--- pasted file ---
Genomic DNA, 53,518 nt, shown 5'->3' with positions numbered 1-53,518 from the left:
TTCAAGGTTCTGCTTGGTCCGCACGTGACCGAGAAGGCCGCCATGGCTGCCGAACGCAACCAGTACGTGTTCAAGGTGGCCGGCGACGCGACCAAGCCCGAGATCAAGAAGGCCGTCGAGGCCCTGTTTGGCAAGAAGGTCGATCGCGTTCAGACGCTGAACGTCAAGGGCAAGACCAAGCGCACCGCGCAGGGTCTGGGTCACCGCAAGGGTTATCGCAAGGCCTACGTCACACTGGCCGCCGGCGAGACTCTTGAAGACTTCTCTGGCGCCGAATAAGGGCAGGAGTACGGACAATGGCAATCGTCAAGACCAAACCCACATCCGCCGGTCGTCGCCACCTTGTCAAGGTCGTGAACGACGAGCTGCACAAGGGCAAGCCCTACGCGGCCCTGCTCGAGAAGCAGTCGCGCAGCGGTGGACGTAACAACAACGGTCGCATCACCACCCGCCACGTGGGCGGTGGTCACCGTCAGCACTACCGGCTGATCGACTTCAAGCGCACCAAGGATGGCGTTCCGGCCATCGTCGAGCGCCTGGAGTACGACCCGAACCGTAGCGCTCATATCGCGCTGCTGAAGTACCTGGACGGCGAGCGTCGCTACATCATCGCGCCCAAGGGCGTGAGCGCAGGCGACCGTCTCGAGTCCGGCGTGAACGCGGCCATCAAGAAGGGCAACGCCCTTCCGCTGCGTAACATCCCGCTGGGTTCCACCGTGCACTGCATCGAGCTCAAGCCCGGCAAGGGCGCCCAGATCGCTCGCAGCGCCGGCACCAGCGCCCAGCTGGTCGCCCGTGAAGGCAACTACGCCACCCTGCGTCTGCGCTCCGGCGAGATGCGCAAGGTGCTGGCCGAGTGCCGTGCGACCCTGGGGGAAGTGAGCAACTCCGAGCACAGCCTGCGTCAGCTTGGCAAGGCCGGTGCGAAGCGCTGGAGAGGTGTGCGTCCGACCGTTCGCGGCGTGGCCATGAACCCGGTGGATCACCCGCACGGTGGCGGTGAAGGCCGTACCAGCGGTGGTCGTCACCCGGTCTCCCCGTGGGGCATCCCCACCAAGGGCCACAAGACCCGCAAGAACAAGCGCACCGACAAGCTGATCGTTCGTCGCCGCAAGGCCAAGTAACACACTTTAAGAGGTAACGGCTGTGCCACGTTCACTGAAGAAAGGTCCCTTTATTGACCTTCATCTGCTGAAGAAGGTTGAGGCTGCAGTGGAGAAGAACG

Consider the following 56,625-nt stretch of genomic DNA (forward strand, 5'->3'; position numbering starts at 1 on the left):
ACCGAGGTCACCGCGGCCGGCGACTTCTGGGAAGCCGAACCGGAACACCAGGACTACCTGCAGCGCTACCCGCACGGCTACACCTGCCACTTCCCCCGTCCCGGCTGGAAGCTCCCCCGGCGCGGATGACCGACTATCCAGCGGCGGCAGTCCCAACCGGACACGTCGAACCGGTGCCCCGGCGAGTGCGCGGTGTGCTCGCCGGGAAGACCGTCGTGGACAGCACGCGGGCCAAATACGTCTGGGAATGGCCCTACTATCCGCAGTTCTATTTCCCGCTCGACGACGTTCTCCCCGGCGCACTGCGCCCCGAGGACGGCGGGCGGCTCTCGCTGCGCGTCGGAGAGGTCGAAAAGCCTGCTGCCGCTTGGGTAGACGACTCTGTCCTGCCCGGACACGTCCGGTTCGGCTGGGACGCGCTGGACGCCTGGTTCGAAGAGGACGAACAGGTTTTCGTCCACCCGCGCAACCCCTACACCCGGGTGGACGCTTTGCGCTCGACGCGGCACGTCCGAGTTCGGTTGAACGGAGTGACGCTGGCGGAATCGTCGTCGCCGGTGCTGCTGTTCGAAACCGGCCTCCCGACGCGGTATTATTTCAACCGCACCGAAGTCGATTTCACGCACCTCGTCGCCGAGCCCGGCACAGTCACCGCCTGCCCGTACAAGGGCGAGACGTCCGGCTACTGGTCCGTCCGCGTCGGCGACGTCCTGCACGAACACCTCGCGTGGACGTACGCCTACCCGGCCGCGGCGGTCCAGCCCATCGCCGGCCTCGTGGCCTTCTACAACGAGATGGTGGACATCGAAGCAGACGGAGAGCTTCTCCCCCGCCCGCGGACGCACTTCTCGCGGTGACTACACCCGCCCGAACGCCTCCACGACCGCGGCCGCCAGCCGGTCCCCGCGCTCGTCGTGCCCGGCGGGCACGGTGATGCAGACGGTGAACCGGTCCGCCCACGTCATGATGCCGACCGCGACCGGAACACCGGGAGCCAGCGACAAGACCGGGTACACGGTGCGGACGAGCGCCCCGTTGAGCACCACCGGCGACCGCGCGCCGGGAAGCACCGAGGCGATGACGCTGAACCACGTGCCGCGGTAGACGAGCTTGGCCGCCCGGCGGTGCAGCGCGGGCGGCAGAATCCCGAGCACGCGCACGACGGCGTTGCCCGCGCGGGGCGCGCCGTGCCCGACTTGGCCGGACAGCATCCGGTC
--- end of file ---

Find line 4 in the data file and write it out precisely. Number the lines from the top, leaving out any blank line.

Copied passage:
ACCGAGGTCACCGCGGCCGGCGACTTCTGGGAAGCCGAACCGGAACACCAGGACTACCTGCAGCGCTACCCGCACGGCTACACCTGCCACTTCCCCCGTCCCGGCTGGAAGCTCCCCCGGCGCGGATGACCGACTATCCAGCGGCGGCAGTCCCAACCGGACACGTCGAACCGGTGCCCCGGCGAGTGCGCGGTGTGCTCGCCGGGAAGACCGTCGTGGACAGCACGCGGGCCAAATACGTCTGGGAATGGCCCTACTATCCGCAGTTCTATTTCCCGCTCGACGACGTTCTCCCCGGCGCACTGCGCCCCGAGGACGGCGGGCGGCTCTCGCTGCGCGTCGGAGAGGTCGAAAAGCCTGCTGCCGCTTGGGTAGACGACTCTGTCCTGCCCGGACACGTCCGGTTCGGCTGGGACGCGCTGGACGCCTGGTTCGAAGAGGACGAACAGGTTTTCGTCCACCCGCGCAACCCCTACACCCGGGTGGACGCTTTGCGCTCGACGCGGCACGTCCGAGTTCGGTTGAACGGAGTGACGCTGGCGGAATCGTCGTCGCCGGTGCTGCTGTTCGAAACCGGCCTCCCGACGCGGTATTATTTCAACCGCACCGAAGTCGATTTCACGCACCTCGTCGCCGAGCCCGGCACAGTCACCGCCTGCCCGTACAAGGGCGAGACGTCCGGCTACTGGTCCGTCCGCGTCGGCGACGTCCTGCACGAACACCTCGCGTGGACGTACGCCTACCCGGCCGCGGCGGTCCAGCCCATCGCCGGCCTCGTGGCCTTCTACAACGAGATGGTGGACATCGAAGCAGACGGAGAGCTTCTCCCCCGCCCGCGGACGCACTTCTCGCGGTGACTACACCCGCCCGAACGCCTCCACGACCGCGGCCGCCAGCCGGTCCCCGCGCTCGTCGTGCCCGGCGGGCACGGTGATGCAGACGGTGAACCGGTCCGCCCACGTCATGATGCCGACCGCGACCGGAACACCGGGAGCCAGCGACAAGACCGGGTACACGGTGCGGACGAGCGCCCCGTTGAGCACCACCGGCGACCGCGCGCCGGGAAGCACCGAGGCGATGACGCTGAACCACGTGCCGCGGTAGACGAGCTTGGCCGCCCGGCGGTGCAGCGCGGGCGGCAGAATCCCGAGCACGCGCACGACGGCGTTGCCCGCGCGGGGCGCGCCGTGCCCGACTTGGCCGGACAGCATCCGGTC